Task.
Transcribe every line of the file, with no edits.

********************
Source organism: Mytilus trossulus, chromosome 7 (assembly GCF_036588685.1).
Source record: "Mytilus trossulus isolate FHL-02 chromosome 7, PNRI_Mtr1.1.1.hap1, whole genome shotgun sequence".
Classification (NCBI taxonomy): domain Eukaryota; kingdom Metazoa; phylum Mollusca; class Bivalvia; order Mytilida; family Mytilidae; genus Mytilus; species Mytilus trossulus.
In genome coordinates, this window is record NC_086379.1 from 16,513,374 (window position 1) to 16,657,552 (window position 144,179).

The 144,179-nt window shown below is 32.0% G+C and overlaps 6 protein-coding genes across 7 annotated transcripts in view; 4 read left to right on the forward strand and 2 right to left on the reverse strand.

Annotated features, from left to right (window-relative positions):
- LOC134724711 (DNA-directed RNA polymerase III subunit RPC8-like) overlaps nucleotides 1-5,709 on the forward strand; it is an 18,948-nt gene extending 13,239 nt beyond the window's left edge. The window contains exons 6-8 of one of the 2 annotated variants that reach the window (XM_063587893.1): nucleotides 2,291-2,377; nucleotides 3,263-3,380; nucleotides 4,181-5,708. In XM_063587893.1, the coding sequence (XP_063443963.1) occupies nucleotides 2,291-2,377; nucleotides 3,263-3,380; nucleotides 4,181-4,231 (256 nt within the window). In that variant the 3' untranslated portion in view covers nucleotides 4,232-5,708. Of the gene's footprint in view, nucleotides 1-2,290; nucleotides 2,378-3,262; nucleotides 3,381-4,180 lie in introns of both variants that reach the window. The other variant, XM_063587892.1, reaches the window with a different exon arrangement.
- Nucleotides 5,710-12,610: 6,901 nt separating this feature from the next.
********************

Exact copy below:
Source organism: Mytilus trossulus, chromosome 7 (assembly GCF_036588685.1).
Source record: "Mytilus trossulus isolate FHL-02 chromosome 7, PNRI_Mtr1.1.1.hap1, whole genome shotgun sequence".
Classification (NCBI taxonomy): domain Eukaryota; kingdom Metazoa; phylum Mollusca; class Bivalvia; order Mytilida; family Mytilidae; genus Mytilus; species Mytilus trossulus.
In genome coordinates, this window is record NC_086379.1 from 16,513,374 (window position 1) to 16,657,552 (window position 144,179).

The 144,179-nt window shown below is 32.0% G+C and overlaps 6 protein-coding genes across 7 annotated transcripts in view; 4 read left to right on the forward strand and 2 right to left on the reverse strand.

Annotated features, from left to right (window-relative positions):
- LOC134724711 (DNA-directed RNA polymerase III subunit RPC8-like) overlaps nucleotides 1-5,709 on the forward strand; it is an 18,948-nt gene extending 13,239 nt beyond the window's left edge. The window contains exons 6-8 of one of the 2 annotated variants that reach the window (XM_063587893.1): nucleotides 2,291-2,377; nucleotides 3,263-3,380; nucleotides 4,181-5,708. In XM_063587893.1, the coding sequence (XP_063443963.1) occupies nucleotides 2,291-2,377; nucleotides 3,263-3,380; nucleotides 4,181-4,231 (256 nt within the window). In that variant the 3' untranslated portion in view covers nucleotides 4,232-5,708. Of the gene's footprint in view, nucleotides 1-2,290; nucleotides 2,378-3,262; nucleotides 3,381-4,180 lie in introns of both variants that reach the window. The other variant, XM_063587892.1, reaches the window with a different exon arrangement.
- Nucleotides 5,710-12,610: 6,901 nt separating this feature from the next.